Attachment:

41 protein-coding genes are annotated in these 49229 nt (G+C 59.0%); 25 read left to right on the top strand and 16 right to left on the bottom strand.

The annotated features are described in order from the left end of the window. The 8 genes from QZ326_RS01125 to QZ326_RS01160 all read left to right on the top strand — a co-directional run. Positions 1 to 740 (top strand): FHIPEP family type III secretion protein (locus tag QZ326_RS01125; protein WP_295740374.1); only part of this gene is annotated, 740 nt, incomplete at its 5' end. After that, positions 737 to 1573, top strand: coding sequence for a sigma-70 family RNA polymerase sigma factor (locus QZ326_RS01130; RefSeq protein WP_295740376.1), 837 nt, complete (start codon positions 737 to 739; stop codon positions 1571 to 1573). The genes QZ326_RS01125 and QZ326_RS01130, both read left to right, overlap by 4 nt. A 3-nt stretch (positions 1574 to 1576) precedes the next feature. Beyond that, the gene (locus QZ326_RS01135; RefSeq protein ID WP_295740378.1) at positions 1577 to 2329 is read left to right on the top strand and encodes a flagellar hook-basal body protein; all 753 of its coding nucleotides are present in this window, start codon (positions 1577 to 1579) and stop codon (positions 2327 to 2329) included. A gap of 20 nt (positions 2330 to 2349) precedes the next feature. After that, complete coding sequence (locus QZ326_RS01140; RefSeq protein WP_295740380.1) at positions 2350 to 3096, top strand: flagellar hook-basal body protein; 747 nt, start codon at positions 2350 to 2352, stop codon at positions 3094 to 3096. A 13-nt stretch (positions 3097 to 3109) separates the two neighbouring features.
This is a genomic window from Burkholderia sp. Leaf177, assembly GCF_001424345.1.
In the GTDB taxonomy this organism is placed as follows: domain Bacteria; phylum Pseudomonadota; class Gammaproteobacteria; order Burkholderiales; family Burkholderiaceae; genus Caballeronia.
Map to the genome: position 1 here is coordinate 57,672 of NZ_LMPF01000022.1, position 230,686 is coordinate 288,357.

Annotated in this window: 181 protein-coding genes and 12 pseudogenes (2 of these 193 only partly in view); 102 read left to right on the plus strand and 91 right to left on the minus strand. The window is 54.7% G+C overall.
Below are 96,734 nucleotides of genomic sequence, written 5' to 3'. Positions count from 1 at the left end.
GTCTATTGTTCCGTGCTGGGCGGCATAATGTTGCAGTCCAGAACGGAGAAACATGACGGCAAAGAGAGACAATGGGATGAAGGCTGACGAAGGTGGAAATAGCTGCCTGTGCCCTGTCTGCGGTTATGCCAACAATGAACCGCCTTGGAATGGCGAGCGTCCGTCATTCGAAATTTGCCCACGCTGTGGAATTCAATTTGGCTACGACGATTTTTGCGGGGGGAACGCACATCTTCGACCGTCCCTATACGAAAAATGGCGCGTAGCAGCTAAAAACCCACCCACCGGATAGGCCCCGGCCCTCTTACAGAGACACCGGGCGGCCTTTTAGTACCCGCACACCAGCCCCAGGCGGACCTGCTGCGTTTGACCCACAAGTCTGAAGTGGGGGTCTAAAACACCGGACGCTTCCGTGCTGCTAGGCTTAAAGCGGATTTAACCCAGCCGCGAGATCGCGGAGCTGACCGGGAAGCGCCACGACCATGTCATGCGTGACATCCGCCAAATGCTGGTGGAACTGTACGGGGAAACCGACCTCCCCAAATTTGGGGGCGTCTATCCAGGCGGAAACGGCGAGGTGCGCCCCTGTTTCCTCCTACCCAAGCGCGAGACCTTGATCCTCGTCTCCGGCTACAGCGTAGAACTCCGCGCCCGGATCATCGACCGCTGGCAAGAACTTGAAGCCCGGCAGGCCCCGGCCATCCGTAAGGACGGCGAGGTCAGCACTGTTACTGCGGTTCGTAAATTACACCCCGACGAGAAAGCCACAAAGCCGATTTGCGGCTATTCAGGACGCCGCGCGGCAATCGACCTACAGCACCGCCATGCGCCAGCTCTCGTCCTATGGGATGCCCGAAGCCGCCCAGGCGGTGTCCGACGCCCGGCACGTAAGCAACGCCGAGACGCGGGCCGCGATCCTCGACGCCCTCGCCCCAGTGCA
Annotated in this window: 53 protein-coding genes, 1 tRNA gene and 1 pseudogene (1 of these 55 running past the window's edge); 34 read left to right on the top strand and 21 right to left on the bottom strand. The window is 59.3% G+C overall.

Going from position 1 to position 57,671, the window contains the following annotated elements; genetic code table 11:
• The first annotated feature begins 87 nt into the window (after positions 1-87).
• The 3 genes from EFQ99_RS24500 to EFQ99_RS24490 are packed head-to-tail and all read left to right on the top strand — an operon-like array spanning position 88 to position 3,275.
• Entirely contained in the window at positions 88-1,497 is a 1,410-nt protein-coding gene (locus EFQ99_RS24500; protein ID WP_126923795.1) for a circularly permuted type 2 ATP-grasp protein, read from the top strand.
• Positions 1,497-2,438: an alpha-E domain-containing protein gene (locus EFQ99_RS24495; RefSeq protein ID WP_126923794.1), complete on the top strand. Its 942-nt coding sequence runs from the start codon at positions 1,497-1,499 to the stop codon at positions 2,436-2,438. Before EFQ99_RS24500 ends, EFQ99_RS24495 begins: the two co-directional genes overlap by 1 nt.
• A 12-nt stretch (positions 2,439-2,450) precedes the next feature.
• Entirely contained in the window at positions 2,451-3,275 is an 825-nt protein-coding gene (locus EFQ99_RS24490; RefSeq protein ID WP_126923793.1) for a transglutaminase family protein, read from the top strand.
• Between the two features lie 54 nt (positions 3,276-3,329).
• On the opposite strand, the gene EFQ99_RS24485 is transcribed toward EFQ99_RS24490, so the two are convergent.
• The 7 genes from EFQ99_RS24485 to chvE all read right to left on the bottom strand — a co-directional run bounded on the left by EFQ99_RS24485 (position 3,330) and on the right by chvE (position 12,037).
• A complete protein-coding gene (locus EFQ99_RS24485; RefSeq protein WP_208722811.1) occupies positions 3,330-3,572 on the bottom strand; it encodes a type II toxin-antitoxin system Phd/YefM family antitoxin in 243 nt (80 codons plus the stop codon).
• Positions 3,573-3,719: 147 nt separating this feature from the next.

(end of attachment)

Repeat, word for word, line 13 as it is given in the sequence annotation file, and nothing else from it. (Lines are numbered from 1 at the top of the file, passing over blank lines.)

• Entirely contained in the window at positions 88-1,497 is a 1,410-nt protein-coding gene (locus EFQ99_RS24500; protein ID WP_126923795.1) for a circularly permuted type 2 ATP-grasp protein, read from the top strand.